• P(outcome=good) = 0.55 (11/20 good)
    • Probability gets updated as more attributes are considered
    • P(timing=good|outcome=good) = 9/11 (0.846)
    • P(outcome = bad) = 9/20 P(timing=good|outcome=bad) = 5/9
bayesian classification
Bayesian Classification
  • Bayesian classifier vs. decision tree
    • Decision tree: predict the class label
    • Bayesian classifier: statistical classifier;predict class membership probabilities
  • Based on Bayes theorem; estimate posterior probability
  • Naïve Bayesian classifier:
    • Simple classifier that assumes attribute independence
    • High speed when applied to large databases
    • Comparable in performance to decision trees
bayes theorem
Bayes Theorem
  • Let X be a data sample whose class label is unknown
  • Let Hi be the hypothesis that X belongs to a particular class Ci
  • P(Hi) is class prior probability that X belongs to a particular class Ci
    • Can be estimated by ni/n from training data samples
    • n is the total number of training data samples
    • ni is the number of training data samples of class Ci

Formula of Bayes Theorem

more classification techniques
More classification Techniques
  • Neural Networks
    • Similar to pattern recognition properties of biological systems
    • Most frequently used
      • Multi-layer perceptrons
        • Input with bias, connected by weights to hidden, output
      • Backpropagation neural networks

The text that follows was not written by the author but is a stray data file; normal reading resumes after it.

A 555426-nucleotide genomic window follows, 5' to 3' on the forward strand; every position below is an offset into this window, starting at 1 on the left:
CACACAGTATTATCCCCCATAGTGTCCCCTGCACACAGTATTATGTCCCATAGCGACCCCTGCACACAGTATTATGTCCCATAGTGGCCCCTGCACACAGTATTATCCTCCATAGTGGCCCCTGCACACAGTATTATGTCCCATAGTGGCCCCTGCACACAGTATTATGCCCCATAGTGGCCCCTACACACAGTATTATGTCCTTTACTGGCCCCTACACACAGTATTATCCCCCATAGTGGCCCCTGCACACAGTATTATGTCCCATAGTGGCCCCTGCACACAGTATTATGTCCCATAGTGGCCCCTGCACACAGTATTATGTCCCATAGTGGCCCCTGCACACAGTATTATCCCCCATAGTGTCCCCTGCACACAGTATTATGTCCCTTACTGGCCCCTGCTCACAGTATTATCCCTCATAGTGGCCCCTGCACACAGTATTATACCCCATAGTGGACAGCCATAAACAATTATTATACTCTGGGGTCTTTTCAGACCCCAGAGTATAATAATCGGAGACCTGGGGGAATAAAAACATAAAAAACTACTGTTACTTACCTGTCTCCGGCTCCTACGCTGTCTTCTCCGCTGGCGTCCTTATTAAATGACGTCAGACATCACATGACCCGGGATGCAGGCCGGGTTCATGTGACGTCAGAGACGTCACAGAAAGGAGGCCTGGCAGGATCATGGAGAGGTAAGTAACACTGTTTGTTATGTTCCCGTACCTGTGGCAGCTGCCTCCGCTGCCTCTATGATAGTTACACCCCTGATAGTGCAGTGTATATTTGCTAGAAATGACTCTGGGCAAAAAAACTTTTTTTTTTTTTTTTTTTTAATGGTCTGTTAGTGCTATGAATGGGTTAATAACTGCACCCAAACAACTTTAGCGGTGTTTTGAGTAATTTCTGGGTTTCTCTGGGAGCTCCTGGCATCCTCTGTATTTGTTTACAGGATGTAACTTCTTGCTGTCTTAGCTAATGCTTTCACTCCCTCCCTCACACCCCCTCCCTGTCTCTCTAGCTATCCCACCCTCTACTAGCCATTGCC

• Support Vector Machines
    • Separate database to mutually exclusive regions
      • Transform to another problem space
      • Kernel functions (dot product)
      • Output of new points predicted by position
  • Comparison with classification trees
    • Not possible to know which features or combination of features most influence a prediction
multilayer perceptrons
Multilayer Perceptrons
  • Non-linear transfer functions to weighted sums of inputs
  • Werbos algorithm
    • Random weights
    • Training set, Testing set
support vector machines
Support Vector Machines
  • 3 steps
    • Support Vector creation
    • Maximal distance between points found
    • Perpendicular decision boundary
  • Allows some points to be misclassified
  • Pima Indian data with X1(glucose) X2(BMI)
what is association rule mining
What is Association Rule Mining?
  • Finding frequent patterns, associations, correlations, or causal structures among sets of items or objects in transaction databases, relational databases, and other information repositories

Example of Association Rules

{High LDL, Low HDL}  {Heart Failure}

  • People who have high LDL (“bad” cholesterol), low HDL (“good cholesterol”) are at

higher risk of heart failure.

association rule mining
Association Rule Mining
  • Market Basket Analysis
    • Same groups of items bought placed together
    • Healthcare
      • Understanding among association among patients with demands for similar treatments and services
    • Goal : find items for which joint probability of occurrence is high
    • Basket of binary valued variables
    • Results form association rules, augmented with support and confidence
association rule mining56
Association Rule Mining